Legacy of the Foreign Arts Building
Balboa Park’s House of Hospitality attracts myriad visitors. The handsome, Spanish Colonial Revival style structure sits on the southeastern portion of Plaza de Panama, providing beautiful rooms and a picturesque courtyard in which guests can meet, dine, shop, and celebrate. The current interior, however, is unlike that of the original building, known as the Foreign Arts Building when it was first constructed for the 1915 Panama-California Exposition. The structure, which became the House of Hospitality for the 1935 California Pacific International Exposition, had a highly ornamented outer shell, including the coats of arms of the nations of the Pan American Union. In addition, there was an abundance of detailed ornamental work. Architect Carleton Winslow designed the building to resemble the hospital of Santa Cruz in Toledo, Spain.
Plantings around the Foreign Arts Building consisted of rows of Blackwood acacias along with grass and flowers, while vividly colored bougainvillea embellished arcades and pergolas. When entering the imposing structure in 1915, visitors encountered a large open space — essentially an exhibition hall similar to the interiors of so many of the 1915 Exposition buildings. The original building extended to the south, occupying the area where outside dining and terraced gardens are now enjoyed. Commercial exhibits of arts and crafts from China, Japan, Italy, and Russia were shown in 1915, and new items from the Netherlands and Switzerland were added in 1916. Following the close of the Exposition, however, the interior was reconfigured when the building served as a Naval Training Station during the First World War, providing barracks and support facilities. From 1920 until 1922, the Museum of Natural History occupied the building, though for much of the time it remained empty because of serious structural flaws. Indeed, city inspectors called for the building’s demolition, but all of that was to change in the 1930s.
The building was not only renamed, but dramatically revised between 1933 and 1936 when the firm of Requa, Jackson and Hamill was engaged to remodel it for the 1935 fair. It was then that the much beloved patio, restaurant, and terraced gardens were created, though the architects did retain the original, heavy timber trusses across the ceiling of the second story. It is this interior so many visitors know and love, and, when in 1997 the building was dismantled and completely rebuilt, it was reconstructed as it was in 1935. Still, as gracious and inviting as the House of Hospitality is, some thanks must also go to the original exposition, as it all began in 1915 with the Foreign Arts Building. DARLENE G. DAVIES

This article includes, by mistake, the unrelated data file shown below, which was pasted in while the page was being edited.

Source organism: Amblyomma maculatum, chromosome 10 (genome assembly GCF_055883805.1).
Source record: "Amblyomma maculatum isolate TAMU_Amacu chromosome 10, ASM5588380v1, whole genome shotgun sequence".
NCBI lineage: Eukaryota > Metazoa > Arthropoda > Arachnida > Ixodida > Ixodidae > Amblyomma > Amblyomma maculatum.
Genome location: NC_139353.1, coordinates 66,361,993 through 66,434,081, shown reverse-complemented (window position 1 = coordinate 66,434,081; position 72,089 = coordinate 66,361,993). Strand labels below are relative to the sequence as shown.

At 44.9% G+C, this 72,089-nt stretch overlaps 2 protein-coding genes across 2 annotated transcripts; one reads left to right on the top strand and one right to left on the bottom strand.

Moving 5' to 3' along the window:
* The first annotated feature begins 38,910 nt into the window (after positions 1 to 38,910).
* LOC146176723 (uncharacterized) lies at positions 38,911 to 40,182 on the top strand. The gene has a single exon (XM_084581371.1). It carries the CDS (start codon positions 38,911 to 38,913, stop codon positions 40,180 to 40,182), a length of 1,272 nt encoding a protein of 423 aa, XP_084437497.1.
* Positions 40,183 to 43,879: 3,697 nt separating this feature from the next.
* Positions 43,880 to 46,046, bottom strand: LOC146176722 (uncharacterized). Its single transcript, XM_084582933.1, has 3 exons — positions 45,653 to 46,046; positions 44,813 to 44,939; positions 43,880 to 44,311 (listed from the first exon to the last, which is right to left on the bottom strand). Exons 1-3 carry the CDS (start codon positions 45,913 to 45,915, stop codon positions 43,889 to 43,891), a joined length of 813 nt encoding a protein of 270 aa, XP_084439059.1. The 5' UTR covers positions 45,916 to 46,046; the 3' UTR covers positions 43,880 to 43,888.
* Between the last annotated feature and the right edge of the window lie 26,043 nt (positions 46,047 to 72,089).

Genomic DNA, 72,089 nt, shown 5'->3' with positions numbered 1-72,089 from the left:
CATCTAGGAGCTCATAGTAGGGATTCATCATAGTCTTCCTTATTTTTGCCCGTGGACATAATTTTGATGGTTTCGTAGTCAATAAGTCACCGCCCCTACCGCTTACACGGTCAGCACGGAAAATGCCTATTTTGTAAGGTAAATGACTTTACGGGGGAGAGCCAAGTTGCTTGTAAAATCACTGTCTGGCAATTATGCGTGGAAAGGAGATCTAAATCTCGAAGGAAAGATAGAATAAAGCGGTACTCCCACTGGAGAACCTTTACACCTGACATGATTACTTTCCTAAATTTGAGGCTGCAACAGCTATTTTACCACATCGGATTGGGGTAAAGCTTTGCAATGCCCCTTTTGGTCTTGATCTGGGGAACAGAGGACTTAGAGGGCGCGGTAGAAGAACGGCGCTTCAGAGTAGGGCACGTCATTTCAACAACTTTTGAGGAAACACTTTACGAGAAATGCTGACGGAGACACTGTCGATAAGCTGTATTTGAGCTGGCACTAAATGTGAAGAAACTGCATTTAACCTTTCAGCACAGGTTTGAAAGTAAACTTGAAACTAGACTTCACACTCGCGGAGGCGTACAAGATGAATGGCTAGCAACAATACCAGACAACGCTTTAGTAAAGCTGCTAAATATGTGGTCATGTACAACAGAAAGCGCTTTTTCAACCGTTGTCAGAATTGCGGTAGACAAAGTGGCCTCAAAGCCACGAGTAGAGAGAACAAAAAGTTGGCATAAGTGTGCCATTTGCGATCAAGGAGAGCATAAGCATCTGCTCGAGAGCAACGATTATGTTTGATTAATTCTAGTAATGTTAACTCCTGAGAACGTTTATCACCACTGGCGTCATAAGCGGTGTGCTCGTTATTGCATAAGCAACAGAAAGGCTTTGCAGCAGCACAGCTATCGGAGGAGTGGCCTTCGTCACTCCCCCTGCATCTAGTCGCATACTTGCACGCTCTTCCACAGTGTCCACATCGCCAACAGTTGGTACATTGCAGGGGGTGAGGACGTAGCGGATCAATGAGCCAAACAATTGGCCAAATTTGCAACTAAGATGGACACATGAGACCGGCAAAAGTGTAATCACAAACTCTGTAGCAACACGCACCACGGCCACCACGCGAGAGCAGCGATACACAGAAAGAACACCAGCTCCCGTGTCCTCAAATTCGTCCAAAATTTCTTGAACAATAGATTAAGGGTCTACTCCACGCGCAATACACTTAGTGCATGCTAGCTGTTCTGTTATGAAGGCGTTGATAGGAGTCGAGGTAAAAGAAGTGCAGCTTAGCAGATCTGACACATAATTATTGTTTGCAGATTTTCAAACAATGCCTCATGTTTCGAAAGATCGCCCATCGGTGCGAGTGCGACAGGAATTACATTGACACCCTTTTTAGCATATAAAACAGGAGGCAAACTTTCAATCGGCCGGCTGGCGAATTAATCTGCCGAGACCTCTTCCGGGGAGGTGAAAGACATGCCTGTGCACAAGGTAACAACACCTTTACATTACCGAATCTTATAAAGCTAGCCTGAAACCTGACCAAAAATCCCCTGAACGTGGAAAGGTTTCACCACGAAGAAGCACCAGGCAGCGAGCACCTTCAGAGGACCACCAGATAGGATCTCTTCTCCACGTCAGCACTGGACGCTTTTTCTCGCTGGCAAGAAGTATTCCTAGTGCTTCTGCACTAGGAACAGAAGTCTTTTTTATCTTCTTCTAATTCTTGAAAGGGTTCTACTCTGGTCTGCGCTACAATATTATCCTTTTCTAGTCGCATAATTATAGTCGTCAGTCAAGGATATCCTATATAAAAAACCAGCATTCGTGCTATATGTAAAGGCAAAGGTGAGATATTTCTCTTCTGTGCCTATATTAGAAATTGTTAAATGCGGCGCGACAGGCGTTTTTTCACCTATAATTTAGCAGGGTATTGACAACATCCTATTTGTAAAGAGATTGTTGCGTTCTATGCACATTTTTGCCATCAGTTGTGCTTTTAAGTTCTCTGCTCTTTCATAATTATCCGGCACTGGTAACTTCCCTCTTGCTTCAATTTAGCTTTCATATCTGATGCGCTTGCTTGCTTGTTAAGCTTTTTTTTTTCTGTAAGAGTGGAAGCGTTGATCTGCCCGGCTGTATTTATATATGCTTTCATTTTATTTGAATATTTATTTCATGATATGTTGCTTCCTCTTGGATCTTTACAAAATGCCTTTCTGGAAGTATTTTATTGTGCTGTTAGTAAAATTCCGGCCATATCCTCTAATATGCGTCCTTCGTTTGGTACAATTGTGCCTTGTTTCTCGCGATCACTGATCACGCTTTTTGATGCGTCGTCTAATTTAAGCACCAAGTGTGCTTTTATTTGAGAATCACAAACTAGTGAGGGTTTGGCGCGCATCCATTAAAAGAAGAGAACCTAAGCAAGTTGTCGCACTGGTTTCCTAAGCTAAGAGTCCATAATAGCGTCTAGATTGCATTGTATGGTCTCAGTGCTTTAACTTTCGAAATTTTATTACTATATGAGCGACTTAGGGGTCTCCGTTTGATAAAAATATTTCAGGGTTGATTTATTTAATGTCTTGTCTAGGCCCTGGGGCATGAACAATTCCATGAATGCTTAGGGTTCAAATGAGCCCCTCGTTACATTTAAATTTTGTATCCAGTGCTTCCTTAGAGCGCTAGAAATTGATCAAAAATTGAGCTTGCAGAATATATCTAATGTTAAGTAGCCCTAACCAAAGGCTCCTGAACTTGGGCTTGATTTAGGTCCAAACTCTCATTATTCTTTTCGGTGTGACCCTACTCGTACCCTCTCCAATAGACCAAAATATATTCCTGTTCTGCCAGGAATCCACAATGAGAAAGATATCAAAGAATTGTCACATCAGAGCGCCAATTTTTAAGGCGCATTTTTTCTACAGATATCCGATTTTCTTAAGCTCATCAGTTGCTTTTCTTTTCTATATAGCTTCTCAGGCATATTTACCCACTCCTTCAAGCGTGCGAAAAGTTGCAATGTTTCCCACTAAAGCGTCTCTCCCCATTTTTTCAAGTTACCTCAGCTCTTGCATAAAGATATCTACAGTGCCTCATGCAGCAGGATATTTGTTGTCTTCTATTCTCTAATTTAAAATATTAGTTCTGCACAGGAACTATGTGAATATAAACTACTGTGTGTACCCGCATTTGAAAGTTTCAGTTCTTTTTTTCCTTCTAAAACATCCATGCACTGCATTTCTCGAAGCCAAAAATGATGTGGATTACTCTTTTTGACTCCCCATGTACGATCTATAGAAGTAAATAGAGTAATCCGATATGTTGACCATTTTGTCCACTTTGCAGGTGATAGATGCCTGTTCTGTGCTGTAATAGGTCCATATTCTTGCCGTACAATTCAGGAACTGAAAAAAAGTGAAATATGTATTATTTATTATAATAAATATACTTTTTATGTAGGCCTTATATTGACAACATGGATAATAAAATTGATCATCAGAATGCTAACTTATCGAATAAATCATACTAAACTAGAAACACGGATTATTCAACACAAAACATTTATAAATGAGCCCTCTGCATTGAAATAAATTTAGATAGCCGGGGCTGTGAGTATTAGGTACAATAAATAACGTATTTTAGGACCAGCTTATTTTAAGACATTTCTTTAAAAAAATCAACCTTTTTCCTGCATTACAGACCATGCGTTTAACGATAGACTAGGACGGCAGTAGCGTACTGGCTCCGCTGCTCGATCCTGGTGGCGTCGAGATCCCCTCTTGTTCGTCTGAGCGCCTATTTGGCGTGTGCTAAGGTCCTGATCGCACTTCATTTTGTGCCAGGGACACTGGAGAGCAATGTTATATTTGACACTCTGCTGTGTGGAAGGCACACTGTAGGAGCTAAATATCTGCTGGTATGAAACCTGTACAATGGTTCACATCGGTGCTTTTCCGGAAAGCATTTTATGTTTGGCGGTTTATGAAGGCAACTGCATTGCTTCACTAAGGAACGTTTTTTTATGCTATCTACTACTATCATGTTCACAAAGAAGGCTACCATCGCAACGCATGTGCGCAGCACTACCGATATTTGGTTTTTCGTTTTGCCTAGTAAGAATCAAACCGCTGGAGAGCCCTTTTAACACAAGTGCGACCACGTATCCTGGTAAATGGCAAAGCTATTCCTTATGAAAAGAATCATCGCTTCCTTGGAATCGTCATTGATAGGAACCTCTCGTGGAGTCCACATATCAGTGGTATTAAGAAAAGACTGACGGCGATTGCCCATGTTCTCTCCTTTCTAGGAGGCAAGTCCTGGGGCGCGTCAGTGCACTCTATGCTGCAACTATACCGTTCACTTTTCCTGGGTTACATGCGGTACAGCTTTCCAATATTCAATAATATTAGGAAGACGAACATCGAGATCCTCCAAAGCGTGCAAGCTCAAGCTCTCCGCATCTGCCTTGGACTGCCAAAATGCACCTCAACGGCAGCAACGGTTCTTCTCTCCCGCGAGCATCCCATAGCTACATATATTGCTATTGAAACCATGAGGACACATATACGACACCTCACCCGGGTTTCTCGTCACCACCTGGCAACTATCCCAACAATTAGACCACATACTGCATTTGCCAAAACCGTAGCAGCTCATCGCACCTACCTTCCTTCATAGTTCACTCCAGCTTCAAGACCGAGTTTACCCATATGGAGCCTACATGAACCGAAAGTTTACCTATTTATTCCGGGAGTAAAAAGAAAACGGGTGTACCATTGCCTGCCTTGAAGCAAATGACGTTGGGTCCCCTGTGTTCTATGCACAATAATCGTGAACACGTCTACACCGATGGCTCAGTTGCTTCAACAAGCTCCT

The House of Hospitality was being dismantled, piece by piece, in August 1995 as part of its eventual reconstruction. The 1915 building was a temporary structure and it needed to be made permanent. While construction crews were removing a stenciled beam from the old Café del Rey Moro, they noticed bright colors under a layer of ceiling plaster. They had discovered a 1,500-square-foot hand-painted ceiling with colorful royal shields and other Spanish motifs. The stencil work had been added in 1935, but there was no written or photographic record of its existence. Recognizing the historic importance of the spectacular ceiling, the City of San Diego paid for its recreation, which now adorns the dining room of The Prado restaurant, never to be forgotten again.
Message From Above
It was a cloudy day in 1997 when an architect was meeting with engineers and contractors in a trailer adjacent to the House of Hospitality. Reconstruction was ongoing and the discussion centered on lightning rods. An engineer from Missouri was recommending that several dozen lightning rods be installed on the rooftop. The locals in the meeting, including the architect, scoffed at the cost and argued that San Diego was far from a thunderstorm hotspot. A loud noise interrupted the meeting and everyone scrambled from the trailer to see what had happened. A mere 50 feet from the House of Hospitality stood a palm tree on El Prado with its canopy ablaze. It had been struck
by lightning. Lightning rods were soon installed. How do I know this story is true? I was the architect. David Marshall, AIA,
Project Architect for the House of Hospitality Reconstruction
Ceiling photos courtesy of Heritage Architecture & Planning All other imagery courtesy of Darlene G. Davies and Paul Marshall